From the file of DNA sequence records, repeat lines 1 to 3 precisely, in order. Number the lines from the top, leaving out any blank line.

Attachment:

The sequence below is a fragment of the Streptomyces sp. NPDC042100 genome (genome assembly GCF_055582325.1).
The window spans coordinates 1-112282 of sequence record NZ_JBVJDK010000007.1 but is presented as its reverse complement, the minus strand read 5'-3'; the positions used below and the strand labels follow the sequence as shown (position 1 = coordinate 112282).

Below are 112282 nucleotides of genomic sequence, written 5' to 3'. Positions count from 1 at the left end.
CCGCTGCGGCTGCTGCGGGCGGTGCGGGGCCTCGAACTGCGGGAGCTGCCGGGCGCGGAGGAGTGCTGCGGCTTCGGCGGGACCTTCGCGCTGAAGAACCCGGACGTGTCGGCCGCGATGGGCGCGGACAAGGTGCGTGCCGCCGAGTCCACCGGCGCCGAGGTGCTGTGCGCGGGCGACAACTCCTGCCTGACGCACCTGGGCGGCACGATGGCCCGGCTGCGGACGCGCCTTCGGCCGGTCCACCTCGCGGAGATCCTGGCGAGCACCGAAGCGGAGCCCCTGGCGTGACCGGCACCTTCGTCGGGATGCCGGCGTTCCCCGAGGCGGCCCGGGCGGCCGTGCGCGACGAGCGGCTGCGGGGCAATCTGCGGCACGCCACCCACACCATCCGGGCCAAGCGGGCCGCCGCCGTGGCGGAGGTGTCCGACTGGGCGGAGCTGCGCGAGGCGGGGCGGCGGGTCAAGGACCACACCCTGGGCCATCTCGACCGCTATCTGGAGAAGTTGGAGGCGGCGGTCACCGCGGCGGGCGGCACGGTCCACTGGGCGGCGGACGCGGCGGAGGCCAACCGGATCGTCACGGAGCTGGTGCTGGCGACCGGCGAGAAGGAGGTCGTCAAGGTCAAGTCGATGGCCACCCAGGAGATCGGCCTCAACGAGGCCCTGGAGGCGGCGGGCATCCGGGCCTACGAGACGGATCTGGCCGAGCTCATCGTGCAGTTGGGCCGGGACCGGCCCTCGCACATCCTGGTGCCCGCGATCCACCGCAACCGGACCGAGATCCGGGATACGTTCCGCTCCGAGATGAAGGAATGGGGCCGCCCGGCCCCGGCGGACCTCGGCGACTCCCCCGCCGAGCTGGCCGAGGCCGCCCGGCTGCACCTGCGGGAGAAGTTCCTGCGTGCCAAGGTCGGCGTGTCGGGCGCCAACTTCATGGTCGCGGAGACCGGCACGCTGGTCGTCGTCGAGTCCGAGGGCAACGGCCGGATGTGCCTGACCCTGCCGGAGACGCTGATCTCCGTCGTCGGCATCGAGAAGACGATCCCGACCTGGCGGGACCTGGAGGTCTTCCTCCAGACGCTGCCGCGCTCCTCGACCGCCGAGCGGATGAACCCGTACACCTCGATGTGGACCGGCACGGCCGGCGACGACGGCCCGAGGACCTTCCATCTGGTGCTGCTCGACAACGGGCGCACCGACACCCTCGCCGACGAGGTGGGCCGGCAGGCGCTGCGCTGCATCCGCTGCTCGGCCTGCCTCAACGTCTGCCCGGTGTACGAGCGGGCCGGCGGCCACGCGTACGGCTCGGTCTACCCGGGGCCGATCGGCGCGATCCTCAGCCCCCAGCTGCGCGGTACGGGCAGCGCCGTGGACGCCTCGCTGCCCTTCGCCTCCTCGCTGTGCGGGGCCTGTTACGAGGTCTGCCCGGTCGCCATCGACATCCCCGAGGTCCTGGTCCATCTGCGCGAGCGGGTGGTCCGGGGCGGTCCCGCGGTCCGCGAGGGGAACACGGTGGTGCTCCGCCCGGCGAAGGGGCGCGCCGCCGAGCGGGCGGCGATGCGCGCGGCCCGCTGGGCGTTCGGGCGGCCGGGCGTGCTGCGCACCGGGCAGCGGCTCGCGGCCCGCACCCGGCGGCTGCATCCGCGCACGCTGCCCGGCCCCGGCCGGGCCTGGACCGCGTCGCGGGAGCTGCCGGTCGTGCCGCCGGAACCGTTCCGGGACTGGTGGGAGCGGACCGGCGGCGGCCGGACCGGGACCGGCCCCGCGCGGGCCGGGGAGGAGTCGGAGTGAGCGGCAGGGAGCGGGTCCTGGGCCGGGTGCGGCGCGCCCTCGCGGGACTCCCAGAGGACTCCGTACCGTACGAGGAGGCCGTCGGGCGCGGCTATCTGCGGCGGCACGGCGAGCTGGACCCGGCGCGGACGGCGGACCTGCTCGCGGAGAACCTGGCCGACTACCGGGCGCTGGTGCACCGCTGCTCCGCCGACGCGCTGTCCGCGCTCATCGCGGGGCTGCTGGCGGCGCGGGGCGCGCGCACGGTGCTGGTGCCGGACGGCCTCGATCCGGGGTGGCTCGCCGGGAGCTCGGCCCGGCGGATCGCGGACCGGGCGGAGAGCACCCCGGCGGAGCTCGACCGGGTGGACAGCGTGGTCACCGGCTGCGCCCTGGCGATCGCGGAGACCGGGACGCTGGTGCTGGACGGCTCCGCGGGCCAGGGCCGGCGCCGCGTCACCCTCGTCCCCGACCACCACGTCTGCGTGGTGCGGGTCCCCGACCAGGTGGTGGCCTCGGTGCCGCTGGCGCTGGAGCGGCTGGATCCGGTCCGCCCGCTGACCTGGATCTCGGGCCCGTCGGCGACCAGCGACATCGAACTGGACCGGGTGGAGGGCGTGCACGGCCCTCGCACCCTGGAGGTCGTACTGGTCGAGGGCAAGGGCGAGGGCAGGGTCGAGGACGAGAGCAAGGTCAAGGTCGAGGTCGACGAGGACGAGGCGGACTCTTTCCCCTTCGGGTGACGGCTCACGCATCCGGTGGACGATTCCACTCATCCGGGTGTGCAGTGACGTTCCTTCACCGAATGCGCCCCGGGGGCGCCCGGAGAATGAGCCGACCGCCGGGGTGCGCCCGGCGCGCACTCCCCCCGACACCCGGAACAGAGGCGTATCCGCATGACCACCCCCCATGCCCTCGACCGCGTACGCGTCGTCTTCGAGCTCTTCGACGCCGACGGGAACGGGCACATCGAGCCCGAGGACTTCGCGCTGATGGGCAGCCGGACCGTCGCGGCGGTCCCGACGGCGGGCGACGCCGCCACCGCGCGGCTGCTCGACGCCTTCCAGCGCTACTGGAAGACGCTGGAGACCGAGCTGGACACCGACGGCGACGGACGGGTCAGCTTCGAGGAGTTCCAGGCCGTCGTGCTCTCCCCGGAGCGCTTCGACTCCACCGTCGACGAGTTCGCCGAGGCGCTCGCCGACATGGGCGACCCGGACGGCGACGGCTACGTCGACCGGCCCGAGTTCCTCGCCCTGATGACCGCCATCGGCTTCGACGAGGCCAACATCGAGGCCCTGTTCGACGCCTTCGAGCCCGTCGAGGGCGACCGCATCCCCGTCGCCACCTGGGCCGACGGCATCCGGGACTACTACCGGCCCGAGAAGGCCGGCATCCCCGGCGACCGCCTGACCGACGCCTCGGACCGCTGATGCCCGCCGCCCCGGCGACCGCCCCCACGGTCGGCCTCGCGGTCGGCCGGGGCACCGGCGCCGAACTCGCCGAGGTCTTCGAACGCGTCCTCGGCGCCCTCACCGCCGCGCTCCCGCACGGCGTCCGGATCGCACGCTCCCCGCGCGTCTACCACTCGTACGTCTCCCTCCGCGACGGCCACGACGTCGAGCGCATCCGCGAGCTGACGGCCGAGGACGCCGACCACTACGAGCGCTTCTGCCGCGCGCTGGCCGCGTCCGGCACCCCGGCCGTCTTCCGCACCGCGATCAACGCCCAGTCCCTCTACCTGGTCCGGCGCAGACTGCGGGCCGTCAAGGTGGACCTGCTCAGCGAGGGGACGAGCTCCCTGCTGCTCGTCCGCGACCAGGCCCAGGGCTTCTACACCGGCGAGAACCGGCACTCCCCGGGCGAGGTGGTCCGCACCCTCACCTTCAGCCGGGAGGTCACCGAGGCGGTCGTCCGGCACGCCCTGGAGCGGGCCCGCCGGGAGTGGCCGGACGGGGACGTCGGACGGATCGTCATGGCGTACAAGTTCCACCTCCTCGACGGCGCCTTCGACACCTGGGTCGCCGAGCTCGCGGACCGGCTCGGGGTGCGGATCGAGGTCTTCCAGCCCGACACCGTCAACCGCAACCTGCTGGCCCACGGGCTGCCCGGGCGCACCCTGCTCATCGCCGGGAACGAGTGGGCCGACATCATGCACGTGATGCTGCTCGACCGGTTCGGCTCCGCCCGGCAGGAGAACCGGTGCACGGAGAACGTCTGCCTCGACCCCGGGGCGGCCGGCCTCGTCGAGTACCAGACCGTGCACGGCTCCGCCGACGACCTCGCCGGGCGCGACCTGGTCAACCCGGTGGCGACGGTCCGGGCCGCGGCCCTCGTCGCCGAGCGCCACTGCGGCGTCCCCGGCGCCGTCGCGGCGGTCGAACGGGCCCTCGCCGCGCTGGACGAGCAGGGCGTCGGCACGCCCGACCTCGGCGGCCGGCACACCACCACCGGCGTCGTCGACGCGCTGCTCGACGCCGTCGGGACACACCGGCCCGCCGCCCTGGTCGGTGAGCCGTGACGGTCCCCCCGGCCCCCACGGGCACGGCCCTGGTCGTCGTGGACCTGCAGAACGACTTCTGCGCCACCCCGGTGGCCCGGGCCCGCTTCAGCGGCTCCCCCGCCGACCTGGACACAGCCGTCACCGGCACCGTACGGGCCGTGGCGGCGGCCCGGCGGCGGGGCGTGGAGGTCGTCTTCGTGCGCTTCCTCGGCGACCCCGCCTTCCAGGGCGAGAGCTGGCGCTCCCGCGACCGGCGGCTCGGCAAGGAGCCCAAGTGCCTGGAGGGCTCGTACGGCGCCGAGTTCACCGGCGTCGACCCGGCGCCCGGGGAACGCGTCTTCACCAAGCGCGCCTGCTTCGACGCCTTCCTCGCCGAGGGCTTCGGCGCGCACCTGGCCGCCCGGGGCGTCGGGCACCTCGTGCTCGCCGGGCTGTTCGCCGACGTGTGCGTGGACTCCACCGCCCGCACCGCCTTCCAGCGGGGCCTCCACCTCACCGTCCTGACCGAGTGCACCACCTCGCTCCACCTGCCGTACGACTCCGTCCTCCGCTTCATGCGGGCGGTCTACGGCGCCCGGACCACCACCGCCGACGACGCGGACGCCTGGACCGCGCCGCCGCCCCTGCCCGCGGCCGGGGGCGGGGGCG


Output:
The sequence below is a fragment of the Streptomyces sp. NPDC042100 genome (genome assembly GCF_055582325.1).
The window spans coordinates 1-112282 of sequence record NZ_JBVJDK010000007.1 but is presented as its reverse complement, the minus strand read 5'-3'; the positions used below and the strand labels follow the sequence as shown (position 1 = coordinate 112282).

Below are 112282 nucleotides of genomic sequence, written 5' to 3'. Positions count from 1 at the left end.